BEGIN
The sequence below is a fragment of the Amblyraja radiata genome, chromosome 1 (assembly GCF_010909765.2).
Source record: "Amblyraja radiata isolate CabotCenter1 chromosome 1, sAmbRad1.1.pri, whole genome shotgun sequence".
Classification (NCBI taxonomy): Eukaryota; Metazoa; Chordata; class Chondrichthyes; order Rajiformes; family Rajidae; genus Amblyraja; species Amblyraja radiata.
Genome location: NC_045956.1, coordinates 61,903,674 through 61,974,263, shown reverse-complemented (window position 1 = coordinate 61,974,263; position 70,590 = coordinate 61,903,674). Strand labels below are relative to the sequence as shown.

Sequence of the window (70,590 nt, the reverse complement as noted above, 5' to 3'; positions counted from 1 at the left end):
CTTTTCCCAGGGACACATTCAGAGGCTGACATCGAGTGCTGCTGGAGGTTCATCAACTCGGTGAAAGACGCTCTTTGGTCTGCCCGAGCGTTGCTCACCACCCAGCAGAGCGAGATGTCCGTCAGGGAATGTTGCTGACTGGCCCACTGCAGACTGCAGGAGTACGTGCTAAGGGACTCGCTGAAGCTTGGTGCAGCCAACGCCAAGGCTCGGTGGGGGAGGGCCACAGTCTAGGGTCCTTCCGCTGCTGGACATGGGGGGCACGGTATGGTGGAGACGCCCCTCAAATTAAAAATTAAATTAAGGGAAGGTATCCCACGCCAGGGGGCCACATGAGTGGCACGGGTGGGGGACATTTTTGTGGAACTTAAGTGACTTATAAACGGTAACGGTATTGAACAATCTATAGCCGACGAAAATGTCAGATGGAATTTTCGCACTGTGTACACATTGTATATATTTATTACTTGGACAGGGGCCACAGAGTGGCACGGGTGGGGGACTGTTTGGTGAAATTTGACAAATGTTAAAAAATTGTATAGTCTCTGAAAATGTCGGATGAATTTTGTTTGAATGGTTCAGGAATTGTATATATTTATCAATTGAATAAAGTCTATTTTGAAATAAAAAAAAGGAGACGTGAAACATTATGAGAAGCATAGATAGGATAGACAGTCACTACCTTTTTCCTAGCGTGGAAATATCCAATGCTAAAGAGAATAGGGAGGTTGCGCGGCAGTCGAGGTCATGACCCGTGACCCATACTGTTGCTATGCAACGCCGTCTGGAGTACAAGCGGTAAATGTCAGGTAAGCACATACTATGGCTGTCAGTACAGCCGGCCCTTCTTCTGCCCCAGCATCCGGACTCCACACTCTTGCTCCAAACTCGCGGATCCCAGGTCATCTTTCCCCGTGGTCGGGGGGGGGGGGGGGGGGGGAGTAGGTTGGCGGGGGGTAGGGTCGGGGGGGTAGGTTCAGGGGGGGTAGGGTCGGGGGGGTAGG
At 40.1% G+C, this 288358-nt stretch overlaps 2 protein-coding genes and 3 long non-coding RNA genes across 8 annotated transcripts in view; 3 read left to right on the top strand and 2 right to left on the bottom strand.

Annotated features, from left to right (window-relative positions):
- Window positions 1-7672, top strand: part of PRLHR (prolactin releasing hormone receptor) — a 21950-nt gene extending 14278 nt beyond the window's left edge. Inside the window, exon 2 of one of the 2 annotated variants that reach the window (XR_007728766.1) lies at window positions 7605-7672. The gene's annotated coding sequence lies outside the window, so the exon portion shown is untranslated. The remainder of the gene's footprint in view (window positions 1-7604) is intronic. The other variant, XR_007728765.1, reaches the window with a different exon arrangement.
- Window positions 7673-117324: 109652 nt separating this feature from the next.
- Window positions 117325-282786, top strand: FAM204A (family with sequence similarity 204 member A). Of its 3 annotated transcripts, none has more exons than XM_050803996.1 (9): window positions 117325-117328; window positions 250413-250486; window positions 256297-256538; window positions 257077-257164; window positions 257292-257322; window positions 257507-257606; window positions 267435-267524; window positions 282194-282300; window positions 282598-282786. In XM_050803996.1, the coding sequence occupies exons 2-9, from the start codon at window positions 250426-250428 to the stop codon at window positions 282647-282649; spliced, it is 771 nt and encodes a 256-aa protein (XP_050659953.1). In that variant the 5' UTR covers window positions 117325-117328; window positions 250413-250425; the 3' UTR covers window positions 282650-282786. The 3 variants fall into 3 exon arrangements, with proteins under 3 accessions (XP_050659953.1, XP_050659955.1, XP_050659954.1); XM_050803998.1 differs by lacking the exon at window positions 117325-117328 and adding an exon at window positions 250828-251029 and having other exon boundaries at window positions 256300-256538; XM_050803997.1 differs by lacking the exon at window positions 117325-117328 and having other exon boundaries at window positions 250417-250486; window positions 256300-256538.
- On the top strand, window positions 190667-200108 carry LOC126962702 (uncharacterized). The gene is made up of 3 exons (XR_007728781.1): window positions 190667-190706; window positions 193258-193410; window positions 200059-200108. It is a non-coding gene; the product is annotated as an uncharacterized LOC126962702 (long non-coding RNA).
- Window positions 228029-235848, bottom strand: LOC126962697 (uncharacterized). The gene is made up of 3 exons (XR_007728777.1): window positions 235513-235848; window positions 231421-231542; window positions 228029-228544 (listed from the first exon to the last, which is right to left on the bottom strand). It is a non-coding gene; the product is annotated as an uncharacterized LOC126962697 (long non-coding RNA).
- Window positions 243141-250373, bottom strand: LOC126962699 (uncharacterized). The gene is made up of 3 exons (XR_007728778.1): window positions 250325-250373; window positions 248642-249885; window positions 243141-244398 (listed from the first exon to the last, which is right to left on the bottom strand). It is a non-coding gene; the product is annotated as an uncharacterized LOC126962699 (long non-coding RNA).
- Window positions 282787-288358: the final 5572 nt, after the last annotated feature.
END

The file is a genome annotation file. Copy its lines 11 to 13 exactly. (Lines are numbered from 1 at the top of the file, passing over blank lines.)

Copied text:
- Window positions 117325-282786, top strand: FAM204A (family with sequence similarity 204 member A). Of its 3 annotated transcripts, none has more exons than XM_050803996.1 (9): window positions 117325-117328; window positions 250413-250486; window positions 256297-256538; window positions 257077-257164; window positions 257292-257322; window positions 257507-257606; window positions 267435-267524; window positions 282194-282300; window positions 282598-282786. In XM_050803996.1, the coding sequence occupies exons 2-9, from the start codon at window positions 250426-250428 to the stop codon at window positions 282647-282649; spliced, it is 771 nt and encodes a 256-aa protein (XP_050659953.1). In that variant the 5' UTR covers window positions 117325-117328; window positions 250413-250425; the 3' UTR covers window positions 282650-282786. The 3 variants fall into 3 exon arrangements, with proteins under 3 accessions (XP_050659953.1, XP_050659955.1, XP_050659954.1); XM_050803998.1 differs by lacking the exon at window positions 117325-117328 and adding an exon at window positions 250828-251029 and having other exon boundaries at window positions 256300-256538; XM_050803997.1 differs by lacking the exon at window positions 117325-117328 and having other exon boundaries at window positions 250417-250486; window positions 256300-256538.
- On the top strand, window positions 190667-200108 carry LOC126962702 (uncharacterized). The gene is made up of 3 exons (XR_007728781.1): window positions 190667-190706; window positions 193258-193410; window positions 200059-200108. It is a non-coding gene; the product is annotated as an uncharacterized LOC126962702 (long non-coding RNA).
- Window positions 228029-235848, bottom strand: LOC126962697 (uncharacterized). The gene is made up of 3 exons (XR_007728777.1): window positions 235513-235848; window positions 231421-231542; window positions 228029-228544 (listed from the first exon to the last, which is right to left on the bottom strand). It is a non-coding gene; the product is annotated as an uncharacterized LOC126962697 (long non-coding RNA).